Buff-Step (3) Buff Bare Silk Minerals into your skin, starting on the outside of your face near your cheek bone, swirling as you go. Buff around your face then approach your forehead, buffing away frown lines. Buff Buff Buff, until you are satisfied with the coverage. Reapply until you achieve the look and amount of coverage desired.
*A Little History on Cosmetics*
Handmade Cosmetics in Ancient Times
I recently heard about a woman in the Middle East, in which she described a concoction that she was making using crushed pigments and cold cream to apply to her lips. This was to bring some color back into her lips, color that she said she had lost. She was looking for something ready-made that she could buy so that she wouldn’t have to continue to make her own blend.
The pigments that she had been using are not impossible to find in the today’s world, though modern-day versions are more synthetic in nature than those used by women in ancient times. In the Arabic world, these crushed blends aren’t hard to come by either, and are still used to line the eyes, as much for beauty as for superstition. It is believed that “kohl” eyeliner will ward off evil spirits. Cosmetic products used today in countries such as Egypt, Morocco, and Algeria mirror those used in the ancient empires of Egypt and Rome. This highlights the strong ties bonding modern Middle Eastern culture to its ancient history.
Women in industrialized countries look for beauty in a bottle. The thought of putting a product plucked directly from the ground might seem repulsive or unclean to many. But in ancient times, cosmetics were by nature “natural”. If a man or a woman (cosmetics were used by both sexes in some ancient civilizations), picked up a rock, and some color accidentally rubbed off on her skin, leaving a red mark, then he or she understood that this rock could be used to reproduce a healthy “flush” on the face. If ashes from the cooking fire were black, then the soot could be mixed with water and painted on as an eyeliner. It was through a process of discovery that cosmetics were developed from naturally occurring sources.
So, what did women in ancient times use to create their cosmetic palette? You will be surprised to learn that, though naturally sourced, some of the ingredients used to create these blends were highly toxic. Even more surprising is that some were beneficial to the health of the wearer.
*Ancient Egyptian Cosmetics*
For the ancient Egyptians, beauty was an extremely important part of both mortal existence, and existence in the afterlife. Beauty was believed to bring one closer to the Gods. It was even thought that to be accepted into Heaven, the body needed to be clean, scented, and made-up upon burial. Makeup was treasured and ritualized, kept in special jars that were packed into makeup boxes. These boxes were even taken to parties and placed under one’s chair.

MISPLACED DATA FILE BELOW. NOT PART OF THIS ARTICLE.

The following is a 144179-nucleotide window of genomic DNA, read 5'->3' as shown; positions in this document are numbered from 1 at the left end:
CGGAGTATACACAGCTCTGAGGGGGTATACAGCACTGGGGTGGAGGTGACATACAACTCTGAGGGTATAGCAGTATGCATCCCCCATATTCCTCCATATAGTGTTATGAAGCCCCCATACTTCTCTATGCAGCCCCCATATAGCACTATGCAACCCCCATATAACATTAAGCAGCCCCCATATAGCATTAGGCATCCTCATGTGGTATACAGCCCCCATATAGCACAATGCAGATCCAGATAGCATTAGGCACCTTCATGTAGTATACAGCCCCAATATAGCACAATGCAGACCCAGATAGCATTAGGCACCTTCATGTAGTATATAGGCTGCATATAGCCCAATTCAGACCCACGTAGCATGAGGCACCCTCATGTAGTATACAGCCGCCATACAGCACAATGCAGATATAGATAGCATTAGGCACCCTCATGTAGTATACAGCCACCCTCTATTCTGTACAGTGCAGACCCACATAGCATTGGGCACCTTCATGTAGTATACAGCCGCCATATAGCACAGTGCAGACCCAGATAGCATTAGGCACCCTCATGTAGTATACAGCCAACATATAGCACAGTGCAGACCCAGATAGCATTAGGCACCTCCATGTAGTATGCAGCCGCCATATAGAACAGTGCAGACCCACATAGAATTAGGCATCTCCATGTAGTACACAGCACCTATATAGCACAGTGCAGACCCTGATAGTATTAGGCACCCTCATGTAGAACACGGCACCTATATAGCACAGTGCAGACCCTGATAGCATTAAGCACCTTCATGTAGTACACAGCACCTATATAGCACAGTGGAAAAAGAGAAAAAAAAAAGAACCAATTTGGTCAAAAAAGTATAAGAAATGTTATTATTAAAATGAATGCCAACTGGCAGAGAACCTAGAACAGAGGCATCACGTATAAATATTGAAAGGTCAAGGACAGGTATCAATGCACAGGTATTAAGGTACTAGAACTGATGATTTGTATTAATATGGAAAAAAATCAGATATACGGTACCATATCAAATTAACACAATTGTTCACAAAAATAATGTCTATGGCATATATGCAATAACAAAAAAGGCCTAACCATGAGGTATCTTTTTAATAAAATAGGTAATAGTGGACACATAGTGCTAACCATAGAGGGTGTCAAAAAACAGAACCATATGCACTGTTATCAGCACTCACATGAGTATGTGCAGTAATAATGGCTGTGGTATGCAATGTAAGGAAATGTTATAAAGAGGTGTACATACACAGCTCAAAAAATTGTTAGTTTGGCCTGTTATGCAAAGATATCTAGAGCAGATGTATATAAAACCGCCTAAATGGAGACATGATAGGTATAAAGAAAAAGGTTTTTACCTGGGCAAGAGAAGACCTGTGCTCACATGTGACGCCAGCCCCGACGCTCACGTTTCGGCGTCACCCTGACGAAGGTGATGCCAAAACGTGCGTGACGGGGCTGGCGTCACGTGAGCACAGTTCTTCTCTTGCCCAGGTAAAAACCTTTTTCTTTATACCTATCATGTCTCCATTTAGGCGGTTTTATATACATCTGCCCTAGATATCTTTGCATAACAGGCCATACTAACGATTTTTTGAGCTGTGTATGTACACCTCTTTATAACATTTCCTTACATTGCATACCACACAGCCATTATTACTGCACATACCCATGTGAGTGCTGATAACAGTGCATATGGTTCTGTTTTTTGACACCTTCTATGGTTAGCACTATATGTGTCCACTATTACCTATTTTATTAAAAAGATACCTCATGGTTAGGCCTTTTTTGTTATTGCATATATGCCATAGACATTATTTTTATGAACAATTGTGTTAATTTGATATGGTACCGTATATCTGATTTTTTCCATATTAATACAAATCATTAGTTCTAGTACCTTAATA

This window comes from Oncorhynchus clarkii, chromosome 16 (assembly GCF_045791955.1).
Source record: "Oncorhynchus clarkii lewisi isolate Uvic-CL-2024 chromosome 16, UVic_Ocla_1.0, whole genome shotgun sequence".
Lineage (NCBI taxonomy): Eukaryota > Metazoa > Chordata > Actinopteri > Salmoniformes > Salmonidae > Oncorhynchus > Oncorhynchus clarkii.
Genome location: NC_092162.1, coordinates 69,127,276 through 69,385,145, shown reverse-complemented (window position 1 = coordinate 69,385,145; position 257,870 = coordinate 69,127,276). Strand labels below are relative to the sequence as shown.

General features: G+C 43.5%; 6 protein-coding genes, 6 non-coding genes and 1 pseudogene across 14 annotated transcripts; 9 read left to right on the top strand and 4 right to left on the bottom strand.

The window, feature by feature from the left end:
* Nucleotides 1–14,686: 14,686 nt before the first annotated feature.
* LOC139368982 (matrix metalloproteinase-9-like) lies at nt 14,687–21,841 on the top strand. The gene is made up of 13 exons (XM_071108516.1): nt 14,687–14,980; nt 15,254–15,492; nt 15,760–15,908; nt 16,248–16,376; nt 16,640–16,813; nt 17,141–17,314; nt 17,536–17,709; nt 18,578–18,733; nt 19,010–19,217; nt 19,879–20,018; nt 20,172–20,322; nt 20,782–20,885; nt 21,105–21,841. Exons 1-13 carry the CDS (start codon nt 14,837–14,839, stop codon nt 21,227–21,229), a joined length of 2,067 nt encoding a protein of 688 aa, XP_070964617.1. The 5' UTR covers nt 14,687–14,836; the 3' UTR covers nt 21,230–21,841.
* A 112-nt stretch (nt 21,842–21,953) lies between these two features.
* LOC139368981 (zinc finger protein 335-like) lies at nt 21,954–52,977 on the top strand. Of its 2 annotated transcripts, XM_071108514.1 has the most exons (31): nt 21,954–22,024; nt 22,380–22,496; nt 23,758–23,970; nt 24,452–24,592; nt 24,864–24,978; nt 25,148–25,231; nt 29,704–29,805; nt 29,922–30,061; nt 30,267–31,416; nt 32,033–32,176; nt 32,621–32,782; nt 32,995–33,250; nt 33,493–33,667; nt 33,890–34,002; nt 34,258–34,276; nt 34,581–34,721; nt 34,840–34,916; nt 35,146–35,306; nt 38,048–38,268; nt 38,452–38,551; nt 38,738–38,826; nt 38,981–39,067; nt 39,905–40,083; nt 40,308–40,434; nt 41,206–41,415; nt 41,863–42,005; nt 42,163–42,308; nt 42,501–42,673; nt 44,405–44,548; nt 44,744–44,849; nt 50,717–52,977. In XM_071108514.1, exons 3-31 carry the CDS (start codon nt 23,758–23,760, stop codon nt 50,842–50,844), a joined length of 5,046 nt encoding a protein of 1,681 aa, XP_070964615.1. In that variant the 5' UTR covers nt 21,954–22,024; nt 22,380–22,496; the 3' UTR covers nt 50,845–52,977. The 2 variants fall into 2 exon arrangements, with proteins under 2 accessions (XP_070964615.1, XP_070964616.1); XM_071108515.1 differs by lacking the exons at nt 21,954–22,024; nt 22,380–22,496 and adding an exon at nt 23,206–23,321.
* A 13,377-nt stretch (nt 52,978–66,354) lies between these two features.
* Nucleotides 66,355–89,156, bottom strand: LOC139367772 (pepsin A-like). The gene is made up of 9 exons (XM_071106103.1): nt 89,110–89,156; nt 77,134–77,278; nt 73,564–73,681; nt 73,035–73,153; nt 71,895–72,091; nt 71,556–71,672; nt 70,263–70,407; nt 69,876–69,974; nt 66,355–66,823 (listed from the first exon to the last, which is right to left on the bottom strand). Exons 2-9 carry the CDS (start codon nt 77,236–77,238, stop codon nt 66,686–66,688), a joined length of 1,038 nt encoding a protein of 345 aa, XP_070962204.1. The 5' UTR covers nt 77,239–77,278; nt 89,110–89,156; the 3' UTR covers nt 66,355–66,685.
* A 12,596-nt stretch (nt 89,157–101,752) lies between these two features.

Here is a list of ingredients use by the ancient Egyptians for creating the original mineral cosmetics:
Kohl: This was made of “galena”, or dark gray ore of lead, (lead sulfide) mined in Upper Egypt, or at the Red Sea Coast.
Lead carbonate: A white mineral, with a crystal structure.
Malachite: This is a green ore of copper that was brought to the Nile Valley from the mountains of Sinai.
Red ochre: A naturally occurring red clay
Jasper or Lapis Lazuli: These minerals were ground up finely and used for medicinal treatments of the eyes.
Goose fat: This was used as a binder when making cosmetic pastes, such as blush.
Burnt Almonds: These were blended with minerals to create eye and brow color.
What techniques did the Egyptians use to “make” their cosmetic mineral makeup blends?
In a study conducted on cosmetic powders from the Louvre museum in France, it was discovered that some of the mineral cosmetics blends were ground for up to an hour. The resultant powders had a fine, matte texture. The traditional mortar and pestle was used to grind up the minerals. There were also “shiny” cosmetic mineral makeup blends, which suggests that the minerals were crushed, and then sifted to preserve the larger crystal structures. This, it could be said, was the first example of cosmetic shimmer powder, all the rage in today’s cosmetic trends.
There was also some evidence from this study that the Egyptian “cosmetic chemists”, so to speak, heated lead at varying temperatures and lengths to produce a variety of colors. Galena oxidizes upon heating, and it is supposed that this technique was used to produce shades of yellow and blue, used around the eye area. This technology is used in modern-day cosmetic mineral labs to create ultramarine pigments from kaolin clay.
Previous to this study, it was believed that Egyptians used green makeup made from malachite during the early part of the Old Kingdom (2134-2040 B.C), before returning to plain black eyeliner. It was not known that other colors were created using heated ores.